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Patient Educ Couns. 2011 Nov;85(2):154-9. doi: 10.1016/j.pec.2010.10.030. Epub 2010 Nov 26.

Patient age: a neglected factor when considering disease management in adults with type 2 diabetes.

Author information

1
Department of Family & Community Medicine, University of California, San Francisco, 94143, USA. hesslerd@fcm.ucsf.edu

Abstract

OBJECTIVE:

The average age at diagnosis for type 2 diabetes is decreasing. However, because age is most often controlled for in clinical research, little is known regarding how adult age is associated with diabetes disease-related variables.

METHODS:

In a community based study with type 2 diabetes patients (N=506), after adjusting for potentially confounding variables, we examined associations between patients' age and: stress, depression, diabetes-related distress, self-efficacy, diet, exercise, and glycemic control. We then explored to what extent age interacts with these variables in their association with glycemic control.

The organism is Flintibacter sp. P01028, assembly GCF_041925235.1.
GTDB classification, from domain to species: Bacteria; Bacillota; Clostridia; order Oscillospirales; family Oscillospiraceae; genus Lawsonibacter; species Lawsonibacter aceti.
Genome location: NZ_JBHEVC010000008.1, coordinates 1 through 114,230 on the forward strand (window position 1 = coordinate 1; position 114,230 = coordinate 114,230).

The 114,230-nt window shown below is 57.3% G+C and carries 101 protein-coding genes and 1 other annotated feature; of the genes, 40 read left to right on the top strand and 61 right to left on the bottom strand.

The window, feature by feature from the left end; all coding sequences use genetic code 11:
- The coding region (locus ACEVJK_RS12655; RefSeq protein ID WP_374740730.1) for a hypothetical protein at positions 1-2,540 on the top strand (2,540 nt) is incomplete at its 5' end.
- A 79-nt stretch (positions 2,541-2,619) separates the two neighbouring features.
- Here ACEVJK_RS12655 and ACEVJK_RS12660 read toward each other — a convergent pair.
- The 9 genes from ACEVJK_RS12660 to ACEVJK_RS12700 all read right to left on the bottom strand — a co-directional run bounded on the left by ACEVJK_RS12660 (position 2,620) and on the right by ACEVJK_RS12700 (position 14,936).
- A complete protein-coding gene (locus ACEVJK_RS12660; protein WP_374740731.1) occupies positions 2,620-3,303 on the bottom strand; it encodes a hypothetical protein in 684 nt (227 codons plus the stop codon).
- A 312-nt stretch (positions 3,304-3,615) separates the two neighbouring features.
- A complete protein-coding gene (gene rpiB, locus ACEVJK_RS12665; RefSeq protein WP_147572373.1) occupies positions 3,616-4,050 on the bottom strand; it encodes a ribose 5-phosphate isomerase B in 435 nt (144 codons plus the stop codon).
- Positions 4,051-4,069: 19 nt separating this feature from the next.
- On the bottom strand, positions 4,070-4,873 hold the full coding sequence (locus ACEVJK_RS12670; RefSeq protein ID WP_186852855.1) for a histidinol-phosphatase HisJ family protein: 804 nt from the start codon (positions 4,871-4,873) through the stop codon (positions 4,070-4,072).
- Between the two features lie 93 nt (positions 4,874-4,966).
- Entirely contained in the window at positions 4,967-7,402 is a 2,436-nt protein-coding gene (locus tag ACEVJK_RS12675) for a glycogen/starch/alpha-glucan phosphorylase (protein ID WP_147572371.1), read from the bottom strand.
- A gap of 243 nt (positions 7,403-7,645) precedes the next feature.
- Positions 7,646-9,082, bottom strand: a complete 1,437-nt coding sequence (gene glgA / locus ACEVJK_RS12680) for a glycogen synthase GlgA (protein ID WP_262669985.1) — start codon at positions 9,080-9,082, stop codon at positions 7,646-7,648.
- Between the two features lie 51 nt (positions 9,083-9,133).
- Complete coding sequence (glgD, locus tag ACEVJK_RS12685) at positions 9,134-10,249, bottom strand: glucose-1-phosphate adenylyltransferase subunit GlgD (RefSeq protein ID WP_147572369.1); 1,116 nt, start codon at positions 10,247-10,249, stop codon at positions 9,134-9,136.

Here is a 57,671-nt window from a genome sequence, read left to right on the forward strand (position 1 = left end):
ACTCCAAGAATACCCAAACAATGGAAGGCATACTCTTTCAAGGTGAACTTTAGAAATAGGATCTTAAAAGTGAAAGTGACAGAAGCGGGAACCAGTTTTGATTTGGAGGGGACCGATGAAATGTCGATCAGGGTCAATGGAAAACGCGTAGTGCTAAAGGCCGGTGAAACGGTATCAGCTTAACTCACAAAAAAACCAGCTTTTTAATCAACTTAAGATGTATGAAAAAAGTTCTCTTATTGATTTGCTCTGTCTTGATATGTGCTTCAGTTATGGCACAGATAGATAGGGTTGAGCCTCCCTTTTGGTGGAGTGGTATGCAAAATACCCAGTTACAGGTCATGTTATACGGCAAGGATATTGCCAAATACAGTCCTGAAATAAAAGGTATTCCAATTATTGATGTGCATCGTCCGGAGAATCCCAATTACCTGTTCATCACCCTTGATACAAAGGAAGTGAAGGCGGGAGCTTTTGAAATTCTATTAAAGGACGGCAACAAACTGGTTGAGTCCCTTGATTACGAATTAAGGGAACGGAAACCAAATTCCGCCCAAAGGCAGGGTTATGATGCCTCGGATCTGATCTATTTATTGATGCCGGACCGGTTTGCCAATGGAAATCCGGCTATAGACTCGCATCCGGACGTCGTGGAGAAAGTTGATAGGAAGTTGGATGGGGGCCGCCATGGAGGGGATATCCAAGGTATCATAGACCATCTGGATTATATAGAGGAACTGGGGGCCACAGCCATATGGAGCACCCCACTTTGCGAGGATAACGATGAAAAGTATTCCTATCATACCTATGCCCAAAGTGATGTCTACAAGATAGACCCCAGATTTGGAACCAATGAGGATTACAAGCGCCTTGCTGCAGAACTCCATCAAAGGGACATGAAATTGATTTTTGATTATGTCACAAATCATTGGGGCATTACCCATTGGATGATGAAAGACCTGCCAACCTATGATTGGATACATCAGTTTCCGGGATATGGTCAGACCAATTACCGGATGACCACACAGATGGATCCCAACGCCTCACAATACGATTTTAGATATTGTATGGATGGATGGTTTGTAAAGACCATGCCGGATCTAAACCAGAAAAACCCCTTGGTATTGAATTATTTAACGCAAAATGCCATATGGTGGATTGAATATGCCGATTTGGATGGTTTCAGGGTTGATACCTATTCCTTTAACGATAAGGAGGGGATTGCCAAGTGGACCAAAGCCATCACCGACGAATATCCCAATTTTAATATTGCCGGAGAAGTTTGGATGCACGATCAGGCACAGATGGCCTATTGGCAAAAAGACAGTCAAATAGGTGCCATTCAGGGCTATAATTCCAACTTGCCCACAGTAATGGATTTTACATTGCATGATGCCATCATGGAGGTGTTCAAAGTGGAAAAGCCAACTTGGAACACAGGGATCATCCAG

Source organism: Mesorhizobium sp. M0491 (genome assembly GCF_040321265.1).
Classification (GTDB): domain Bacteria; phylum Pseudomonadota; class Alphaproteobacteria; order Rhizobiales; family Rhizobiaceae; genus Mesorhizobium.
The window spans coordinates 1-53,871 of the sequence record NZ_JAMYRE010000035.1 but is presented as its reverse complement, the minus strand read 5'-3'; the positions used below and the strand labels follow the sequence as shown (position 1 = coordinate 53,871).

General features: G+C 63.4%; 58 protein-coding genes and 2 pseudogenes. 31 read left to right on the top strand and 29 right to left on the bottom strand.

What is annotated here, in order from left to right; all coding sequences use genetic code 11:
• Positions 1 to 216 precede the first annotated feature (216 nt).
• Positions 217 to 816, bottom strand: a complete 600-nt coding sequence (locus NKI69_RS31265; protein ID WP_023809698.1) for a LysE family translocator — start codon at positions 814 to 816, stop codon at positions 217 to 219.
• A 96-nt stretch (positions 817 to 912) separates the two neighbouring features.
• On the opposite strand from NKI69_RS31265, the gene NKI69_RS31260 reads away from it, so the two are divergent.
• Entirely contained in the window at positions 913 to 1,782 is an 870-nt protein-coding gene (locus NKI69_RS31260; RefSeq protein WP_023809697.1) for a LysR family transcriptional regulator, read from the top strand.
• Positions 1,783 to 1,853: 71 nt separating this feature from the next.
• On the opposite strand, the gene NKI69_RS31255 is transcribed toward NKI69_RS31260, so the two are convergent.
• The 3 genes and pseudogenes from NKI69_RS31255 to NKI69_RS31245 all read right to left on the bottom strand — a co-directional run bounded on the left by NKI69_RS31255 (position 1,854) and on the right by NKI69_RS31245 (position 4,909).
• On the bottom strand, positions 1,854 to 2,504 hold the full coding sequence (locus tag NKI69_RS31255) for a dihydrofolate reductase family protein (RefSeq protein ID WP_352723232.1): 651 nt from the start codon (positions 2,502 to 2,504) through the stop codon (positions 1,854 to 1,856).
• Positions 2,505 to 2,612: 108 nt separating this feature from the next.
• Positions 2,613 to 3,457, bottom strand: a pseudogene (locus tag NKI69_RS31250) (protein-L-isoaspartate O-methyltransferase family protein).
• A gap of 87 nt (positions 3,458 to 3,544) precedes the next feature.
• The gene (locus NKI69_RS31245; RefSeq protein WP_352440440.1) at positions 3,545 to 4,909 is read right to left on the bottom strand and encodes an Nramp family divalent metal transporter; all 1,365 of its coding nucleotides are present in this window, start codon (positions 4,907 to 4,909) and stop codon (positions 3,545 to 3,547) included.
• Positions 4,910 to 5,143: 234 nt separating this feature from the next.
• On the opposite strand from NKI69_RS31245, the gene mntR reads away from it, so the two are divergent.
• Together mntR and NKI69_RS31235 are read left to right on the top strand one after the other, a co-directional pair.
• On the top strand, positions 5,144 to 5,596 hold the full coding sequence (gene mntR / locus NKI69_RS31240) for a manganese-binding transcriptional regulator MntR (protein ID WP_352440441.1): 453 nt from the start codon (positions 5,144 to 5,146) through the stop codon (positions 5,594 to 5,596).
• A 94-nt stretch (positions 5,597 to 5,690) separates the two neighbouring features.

RESULTS:

Younger age was independently associated with: greater chronic stress and negative life events, higher levels of diabetes-related distress, higher depressed affect, eating healthier foods and exercising less frequently, lower diabetes self-efficacy, and higher HbA1c. Interactions showed that younger patients with high stress and/or low self-efficacy were more likely to have higher HbA1c levels than older patients.

CONCLUSIONS:

Results suggest younger adult patients with type 2 diabetes represent a unique patient subgroup with specific needs and health risks based on their developmental stage and life context.

PRACTICE IMPLICATIONS:

Treatment programs need to target younger adult patients and may need to utilize different media or modalities (e.g., social media) to reach this group.

PMID:
21112720
PMCID:
PMC3196056
DOI:
10.1016/j.pec.2010.10.030
[Indexed for MEDLINE]
Free PMC Article
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